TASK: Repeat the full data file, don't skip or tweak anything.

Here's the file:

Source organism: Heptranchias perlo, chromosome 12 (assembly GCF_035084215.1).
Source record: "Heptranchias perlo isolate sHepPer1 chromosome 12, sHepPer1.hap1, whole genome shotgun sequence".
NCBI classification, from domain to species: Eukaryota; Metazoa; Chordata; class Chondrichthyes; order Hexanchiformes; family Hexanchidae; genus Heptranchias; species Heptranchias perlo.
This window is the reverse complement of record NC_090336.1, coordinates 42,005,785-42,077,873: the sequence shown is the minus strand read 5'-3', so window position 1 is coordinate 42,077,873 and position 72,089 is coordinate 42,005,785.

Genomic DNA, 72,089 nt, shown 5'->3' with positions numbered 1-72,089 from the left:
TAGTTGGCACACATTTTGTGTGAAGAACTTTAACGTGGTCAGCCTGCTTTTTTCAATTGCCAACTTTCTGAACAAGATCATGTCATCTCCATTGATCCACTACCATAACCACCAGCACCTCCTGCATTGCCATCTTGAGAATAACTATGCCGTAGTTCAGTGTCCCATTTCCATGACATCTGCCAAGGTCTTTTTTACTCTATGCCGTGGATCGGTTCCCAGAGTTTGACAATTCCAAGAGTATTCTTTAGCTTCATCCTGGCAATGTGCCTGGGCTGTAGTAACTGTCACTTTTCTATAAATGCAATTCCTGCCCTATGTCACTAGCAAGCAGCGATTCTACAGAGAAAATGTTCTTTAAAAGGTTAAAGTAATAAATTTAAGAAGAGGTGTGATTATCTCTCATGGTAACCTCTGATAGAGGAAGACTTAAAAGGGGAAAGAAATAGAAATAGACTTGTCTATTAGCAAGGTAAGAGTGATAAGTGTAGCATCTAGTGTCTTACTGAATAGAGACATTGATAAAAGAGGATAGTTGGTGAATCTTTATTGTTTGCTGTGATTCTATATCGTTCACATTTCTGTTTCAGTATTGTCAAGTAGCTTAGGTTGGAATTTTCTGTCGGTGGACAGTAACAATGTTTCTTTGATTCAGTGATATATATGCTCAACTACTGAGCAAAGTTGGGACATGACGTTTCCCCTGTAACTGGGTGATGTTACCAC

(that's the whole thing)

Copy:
Source organism: Heptranchias perlo, chromosome 12 (assembly GCF_035084215.1).
Source record: "Heptranchias perlo isolate sHepPer1 chromosome 12, sHepPer1.hap1, whole genome shotgun sequence".
NCBI classification, from domain to species: Eukaryota; Metazoa; Chordata; class Chondrichthyes; order Hexanchiformes; family Hexanchidae; genus Heptranchias; species Heptranchias perlo.
This window is the reverse complement of record NC_090336.1, coordinates 42,005,785-42,077,873: the sequence shown is the minus strand read 5'-3', so window position 1 is coordinate 42,077,873 and position 72,089 is coordinate 42,005,785.

Genomic DNA, 72,089 nt, shown 5'->3' with positions numbered 1-72,089 from the left:
TAGTTGGCACACATTTTGTGTGAAGAACTTTAACGTGGTCAGCCTGCTTTTTTCAATTGCCAACTTTCTGAACAAGATCATGTCATCTCCATTGATCCACTACCATAACCACCAGCACCTCCTGCATTGCCATCTTGAGAATAACTATGCCGTAGTTCAGTGTCCCATTTCCATGACATCTGCCAAGGTCTTTTTTACTCTATGCCGTGGATCGGTTCCCAGAGTTTGACAATTCCAAGAGTATTCTTTAGCTTCATCCTGGCAATGTGCCTGGGCTGTAGTAACTGTCACTTTTCTATAAATGCAATTCCTGCCCTATGTCACTAGCAAGCAGCGATTCTACAGAGAAAATGTTCTTTAAAAGGTTAAAGTAATAAATTTAAGAAGAGGTGTGATTATCTCTCATGGTAACCTCTGATAGAGGAAGACTTAAAAGGGGAAAGAAATAGAAATAGACTTGTCTATTAGCAAGGTAAGAGTGATAAGTGTAGCATCTAGTGTCTTACTGAATAGAGACATTGATAAAAGAGGATAGTTGGTGAATCTTTATTGTTTGCTGTGATTCTATATCGTTCACATTTCTGTTTCAGTATTGTCAAGTAGCTTAGGTTGGAATTTTCTGTCGGTGGACAGTAACAATGTTTCTTTGATTCAGTGATATATATGCTCAACTACTGAGCAAAGTTGGGACATGACGTTTCCCCTGTAACTGGGTGATGTTACCAC